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From robert engels <reng...@ix.netcom.com>
Subject Re: Concurrent merge
Date Wed, 21 Feb 2007 22:46:14 GMT
I agree, that is why I suggested using the queue. You will add new  
segments to be merged to a queue. The merge thread pulls segments  
form the queue when it is free to do so. The addDocument() creates a  
new segment and adds it to the queue. If the queue is full, the add  
to the queue will block until the queue has room.

As for using multiple disks, this is a great idea. We use a balanced  
merge sort in our application, and splitting the merge across disks  
and using multiple threads, we were able to double the IO throughput.  
It probably doesn't make much difference for sites with advanced  
striped disk controllers/configurations, but for rather dumb/cheap  
installs it makes a huge difference, since a balanced merge involves  
massive amounts of sequential reads and writes.


On Feb 21, 2007, at 9:56 AM, Nadav Har'El wrote:

> On Tue, Feb 20, 2007, Ning Li wrote about "Concurrent merge":
>> I think it's possible for another version of IndexWriter to have
>> a concurrent merge thread so that disk segments could be merged
>> while documents are being added or deleted.
>> This would be beneficial not only because it will improve indexing
>> performance when there are enough system resources, but more
>> importantly, disk segment merges will no longer block document
>> additions or deletions.
>
> Hi Ning,
>
> Reading what you wrote here, I understand that the most important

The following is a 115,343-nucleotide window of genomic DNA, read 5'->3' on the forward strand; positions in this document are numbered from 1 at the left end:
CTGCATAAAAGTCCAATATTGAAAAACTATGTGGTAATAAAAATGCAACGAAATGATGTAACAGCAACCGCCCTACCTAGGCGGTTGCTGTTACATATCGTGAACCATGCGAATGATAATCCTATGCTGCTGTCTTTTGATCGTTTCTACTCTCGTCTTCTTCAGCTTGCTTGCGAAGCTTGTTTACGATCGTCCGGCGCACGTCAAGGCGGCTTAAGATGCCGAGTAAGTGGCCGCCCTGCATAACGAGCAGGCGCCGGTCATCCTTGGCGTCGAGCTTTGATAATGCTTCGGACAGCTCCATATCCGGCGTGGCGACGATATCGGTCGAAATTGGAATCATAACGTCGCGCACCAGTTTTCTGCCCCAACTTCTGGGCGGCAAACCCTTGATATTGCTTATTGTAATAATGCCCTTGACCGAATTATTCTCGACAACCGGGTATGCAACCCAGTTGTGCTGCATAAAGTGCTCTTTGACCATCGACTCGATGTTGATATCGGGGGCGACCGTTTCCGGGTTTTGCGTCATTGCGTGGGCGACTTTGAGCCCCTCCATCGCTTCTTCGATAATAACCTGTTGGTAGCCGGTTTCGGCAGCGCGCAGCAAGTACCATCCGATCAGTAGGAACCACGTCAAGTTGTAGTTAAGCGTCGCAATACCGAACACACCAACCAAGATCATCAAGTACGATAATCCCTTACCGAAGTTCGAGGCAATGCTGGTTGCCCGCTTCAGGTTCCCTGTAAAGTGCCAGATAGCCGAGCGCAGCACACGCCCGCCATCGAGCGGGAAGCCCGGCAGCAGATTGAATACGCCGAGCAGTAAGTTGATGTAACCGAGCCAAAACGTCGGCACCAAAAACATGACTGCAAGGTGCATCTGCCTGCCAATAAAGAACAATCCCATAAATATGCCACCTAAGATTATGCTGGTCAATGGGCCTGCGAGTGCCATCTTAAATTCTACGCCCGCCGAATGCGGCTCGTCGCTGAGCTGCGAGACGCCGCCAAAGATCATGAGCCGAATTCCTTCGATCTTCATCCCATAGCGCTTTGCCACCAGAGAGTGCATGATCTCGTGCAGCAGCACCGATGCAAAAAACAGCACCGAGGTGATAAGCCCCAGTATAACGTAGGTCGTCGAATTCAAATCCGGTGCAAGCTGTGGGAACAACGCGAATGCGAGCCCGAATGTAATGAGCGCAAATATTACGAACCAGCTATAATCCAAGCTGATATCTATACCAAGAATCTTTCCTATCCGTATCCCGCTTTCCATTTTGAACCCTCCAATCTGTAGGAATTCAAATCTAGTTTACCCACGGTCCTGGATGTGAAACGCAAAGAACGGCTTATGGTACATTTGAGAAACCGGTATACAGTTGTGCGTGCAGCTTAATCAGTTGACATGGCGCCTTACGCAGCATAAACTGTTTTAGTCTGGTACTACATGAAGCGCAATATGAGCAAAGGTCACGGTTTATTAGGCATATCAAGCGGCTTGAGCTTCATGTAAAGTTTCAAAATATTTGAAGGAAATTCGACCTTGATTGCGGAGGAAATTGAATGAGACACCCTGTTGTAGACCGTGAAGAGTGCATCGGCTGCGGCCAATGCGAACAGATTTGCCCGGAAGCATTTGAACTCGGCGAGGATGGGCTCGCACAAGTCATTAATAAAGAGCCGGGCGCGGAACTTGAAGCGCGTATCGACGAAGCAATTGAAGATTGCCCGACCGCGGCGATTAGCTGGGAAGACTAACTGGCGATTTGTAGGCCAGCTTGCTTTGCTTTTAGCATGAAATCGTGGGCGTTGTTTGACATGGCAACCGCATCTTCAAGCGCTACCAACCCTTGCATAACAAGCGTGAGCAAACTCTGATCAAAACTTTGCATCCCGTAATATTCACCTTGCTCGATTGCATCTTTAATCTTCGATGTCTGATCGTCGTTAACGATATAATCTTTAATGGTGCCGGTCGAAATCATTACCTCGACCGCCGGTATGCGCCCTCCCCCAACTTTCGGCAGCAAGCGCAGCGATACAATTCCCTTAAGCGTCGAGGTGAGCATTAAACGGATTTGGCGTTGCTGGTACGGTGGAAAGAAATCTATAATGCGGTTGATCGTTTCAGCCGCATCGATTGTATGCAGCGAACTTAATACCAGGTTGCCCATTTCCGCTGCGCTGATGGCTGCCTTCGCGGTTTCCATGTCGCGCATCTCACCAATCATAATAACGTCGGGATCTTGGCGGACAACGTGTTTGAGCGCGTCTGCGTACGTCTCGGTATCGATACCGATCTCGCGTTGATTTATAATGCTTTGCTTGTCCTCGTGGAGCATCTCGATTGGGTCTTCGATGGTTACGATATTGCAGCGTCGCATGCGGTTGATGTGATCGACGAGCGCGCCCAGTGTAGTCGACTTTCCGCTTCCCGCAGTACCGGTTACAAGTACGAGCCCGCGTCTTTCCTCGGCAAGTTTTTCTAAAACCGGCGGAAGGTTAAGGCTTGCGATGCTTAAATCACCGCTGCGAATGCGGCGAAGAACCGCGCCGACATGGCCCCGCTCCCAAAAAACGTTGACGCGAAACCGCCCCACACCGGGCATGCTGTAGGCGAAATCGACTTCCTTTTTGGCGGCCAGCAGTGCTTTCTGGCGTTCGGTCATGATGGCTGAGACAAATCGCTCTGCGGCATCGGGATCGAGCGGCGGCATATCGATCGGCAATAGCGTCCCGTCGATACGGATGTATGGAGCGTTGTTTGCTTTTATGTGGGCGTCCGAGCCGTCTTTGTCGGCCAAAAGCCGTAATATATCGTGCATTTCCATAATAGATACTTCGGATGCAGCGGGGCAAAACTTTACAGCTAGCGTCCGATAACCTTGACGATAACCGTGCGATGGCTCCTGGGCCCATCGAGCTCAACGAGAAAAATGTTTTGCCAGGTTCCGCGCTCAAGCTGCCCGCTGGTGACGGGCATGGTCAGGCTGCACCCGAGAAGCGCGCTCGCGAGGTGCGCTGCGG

> benefit
> (as you see it) of this idea is to make the document addition time  
> more
> predictable: the current situation where addDocument() usually takes a
> second, but sometimes can take an hour, will be gone.
>
> I am wondering, however, whether this problem will actually be  
> solved by
> the single-background-merge-thread solution you propose. I'll  
> explain the
> possible problem I see below.
>
>> ...
>> Two limits on the total number of disk segments are used to detect
>> merge's lag and to slow down document additions/deletions: a soft
>> limit and a hard limit. When the number of disk segments reaches
>> the soft limit, a document addition/deletion will be slowed down
>> for time T. As the number of disk segments continues to grow, the
>> time for which an addition/deletion is slowed down will increase.
>> When the number of disk segments reaches the hard limit, document
>> additions/deletions will be blocked until the number falls under
>> the hard limit. The hard limit is almost never reached with proper
>> slow down.
>> ..
>
> How many merges can go on concurrently in your scheme? You  
> mentioned "a merge
> thread", which leads me to think that you mean that only one merge  
> can go on
> at once. You also said you prefer a single merge thread in the end  
> of your
> email.
>
> However, I think that allowing only one merge to proceed at once  
> can prevent
> you from achieving your intended improvment (of never having to  
> wait an hour
> for adding a single document). Consider the following scenario:
>
> Imagine that after having just added the milionth document, a huge  
> merge
> starts in the background, which is going to take an hour.
> At the same time, new documents continue to come in and be added to  
> the index.
> When you add more documents, you start getting small segments,  
> which need to
> be merged into larger segments, and so on. But if you don't allow  
> multiple